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Progress of the Nation page 16

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This effects of the growth in our commerce and manufactures, and the consequent increase of the national wealth, were seen in the extension of London and other of our large towns. Eight new parishes were added to the metropolis during this period; fifty new churches were ordered' in the reign of Anne, and built in course of time; the city was rebuilt after the fire; St. Paul's raised its magnificent dome in the midst of it; the Chelsea Water Works were established in 1721; and Westminster Bridge completed in 1750. Bristol, Hull, Liverpool, Manchester, Birmingham, Sheffield, Leeds, Edinburgh, Glasgow, Frome, Dublin, &c., grew amazingly,

The Condition of the People

The review of the condition of the people through this period presents the singular spectacle of the commerce, arts, and manufactures of the country steadily progressing, and alongside of this pauperism advancing with equal strides. This pauperism included in 1688 no less than four hundred thousand persons, out of a population of seven millions; and the amount of poor-rates about a million. Before the end of this period, so much had pauperism increased, that the rates amounted to nearly three millions annually. But this pauperism apparently did not arise so much from real destitution, the want of employment, or the augmented cost of living, but rather from the poor, who were almost wholly uneducated, leaning on the poor-rates more and more as a right, and thence indulging in laziness and improvidence. Rents had not risen; a labourer's cottage was only twenty shillings a year; wheat, at the end of this period, was only forty shillings a quarter of nine bushels; barley, rye, and oats, making a large proportion of the people's food, still lo wer; butchers' meat about twopence-halfpenny per pound; and labourers' wages tenpence per day for men, and sevenpence for women; carpenters, bricklayers, &c., one shilling.

To curb this tendency to lean on the parish, workhouses were established about the commencement of this period, but with little effect. Defoo attributes much of this pauperism to drunkenness; employment, he says, was abundant. About the close of the reign of George I. gin was introduced, drew numbers from the use of more wholesome beer, and led to that frightful condition of things which we described in 1736.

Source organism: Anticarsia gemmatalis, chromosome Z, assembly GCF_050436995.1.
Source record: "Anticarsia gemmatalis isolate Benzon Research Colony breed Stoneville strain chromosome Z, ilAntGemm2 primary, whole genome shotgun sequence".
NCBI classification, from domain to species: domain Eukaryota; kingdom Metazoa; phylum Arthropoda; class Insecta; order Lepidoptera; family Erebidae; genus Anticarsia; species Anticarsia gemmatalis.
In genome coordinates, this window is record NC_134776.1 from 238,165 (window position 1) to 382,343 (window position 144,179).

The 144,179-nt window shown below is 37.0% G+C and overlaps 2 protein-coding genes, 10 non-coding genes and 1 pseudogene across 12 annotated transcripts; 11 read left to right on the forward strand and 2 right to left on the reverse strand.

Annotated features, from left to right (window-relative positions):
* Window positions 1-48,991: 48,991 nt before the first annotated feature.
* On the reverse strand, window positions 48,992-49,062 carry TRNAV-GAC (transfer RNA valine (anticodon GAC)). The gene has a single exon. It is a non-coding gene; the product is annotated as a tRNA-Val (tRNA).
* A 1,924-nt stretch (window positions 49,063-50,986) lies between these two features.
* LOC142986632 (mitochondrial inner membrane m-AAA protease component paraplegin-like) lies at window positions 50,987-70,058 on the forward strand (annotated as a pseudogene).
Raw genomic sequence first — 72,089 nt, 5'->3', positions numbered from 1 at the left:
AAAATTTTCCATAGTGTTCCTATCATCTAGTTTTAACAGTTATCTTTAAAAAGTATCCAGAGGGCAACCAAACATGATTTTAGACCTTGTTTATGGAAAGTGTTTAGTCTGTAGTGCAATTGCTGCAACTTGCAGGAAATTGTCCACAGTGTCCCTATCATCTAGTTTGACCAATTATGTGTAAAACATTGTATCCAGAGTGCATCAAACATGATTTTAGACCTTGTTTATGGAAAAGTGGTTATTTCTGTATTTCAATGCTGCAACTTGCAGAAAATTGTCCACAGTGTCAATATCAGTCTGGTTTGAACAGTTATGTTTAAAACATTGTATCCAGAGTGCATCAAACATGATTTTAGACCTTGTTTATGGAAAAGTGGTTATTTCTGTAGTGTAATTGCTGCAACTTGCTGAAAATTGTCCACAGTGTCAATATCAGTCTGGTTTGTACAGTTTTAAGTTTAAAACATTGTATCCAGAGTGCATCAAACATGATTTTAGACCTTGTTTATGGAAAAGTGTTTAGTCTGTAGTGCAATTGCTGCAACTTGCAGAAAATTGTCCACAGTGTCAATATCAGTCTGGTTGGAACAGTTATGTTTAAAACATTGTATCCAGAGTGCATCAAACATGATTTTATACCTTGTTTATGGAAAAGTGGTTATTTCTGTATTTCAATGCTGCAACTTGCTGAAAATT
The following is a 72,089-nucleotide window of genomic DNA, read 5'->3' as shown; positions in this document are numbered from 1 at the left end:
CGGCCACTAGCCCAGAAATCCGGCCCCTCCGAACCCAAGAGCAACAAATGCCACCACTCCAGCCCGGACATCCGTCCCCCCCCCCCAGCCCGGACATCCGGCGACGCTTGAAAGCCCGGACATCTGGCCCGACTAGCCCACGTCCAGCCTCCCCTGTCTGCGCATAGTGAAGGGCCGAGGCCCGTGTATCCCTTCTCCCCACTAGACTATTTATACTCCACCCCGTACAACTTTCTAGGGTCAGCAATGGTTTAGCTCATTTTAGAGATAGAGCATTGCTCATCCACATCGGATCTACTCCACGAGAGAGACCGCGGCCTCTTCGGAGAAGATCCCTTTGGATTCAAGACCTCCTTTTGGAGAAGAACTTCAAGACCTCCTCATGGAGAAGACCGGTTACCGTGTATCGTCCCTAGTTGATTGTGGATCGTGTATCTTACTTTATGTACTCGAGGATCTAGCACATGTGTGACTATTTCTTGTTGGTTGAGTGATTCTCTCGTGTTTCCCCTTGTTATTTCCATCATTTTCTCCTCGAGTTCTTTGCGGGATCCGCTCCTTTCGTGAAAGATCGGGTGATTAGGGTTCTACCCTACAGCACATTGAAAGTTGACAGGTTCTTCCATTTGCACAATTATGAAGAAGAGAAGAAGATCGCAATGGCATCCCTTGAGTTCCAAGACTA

Notwithstanding this excessive drunkenness, the ignorance and low moral condition of the people, the insecurity of the streets of London and other large towns, and of the highways for robbers, which Henry Fielding, in 1751, represented as rendering the roads round the metropolis impassable without the utmost hazard, the physical condition of the people was much batter than the moral one. Executions for crime were wholesale, but did not check it, for the remedy lay only in better educative culture, which was no 1 to be hoped for under the first two Georges.

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Pictures for Progress of the Nation page 16

Old House of Peers
Old House of Peers >>>>
Old East India House
Old East India House >>>>
Medal of the Seven Bishops
Medal of the Seven Bishops >>>>
William III
William III >>>>
Whitefield preaching
Whitefield preaching >>>>
Convocation house, St. Pauls
Convocation house, St. Pauls >>>>
Addisons walk at Oxford
Addisons walk at Oxford >>>>
The residence of Richardson
The residence of Richardson >>>>
Alexander Pope
Alexander Pope >>>>
St. Pauls cathedral
St. Pauls cathedral >>>>
Harpsichord >>>>
Tomb of Sir Christopher Wren
Tomb of Sir Christopher Wren >>>>
St. Pauls cathedral
St. Pauls cathedral >>>>
Greenwich hospital
Greenwich hospital >>>>
William Hogarth
William Hogarth >>>>
Coins >>>>
Costumes >>>>
Ladies >>>>
Gentlemens >>>>
London street
London street >>>>

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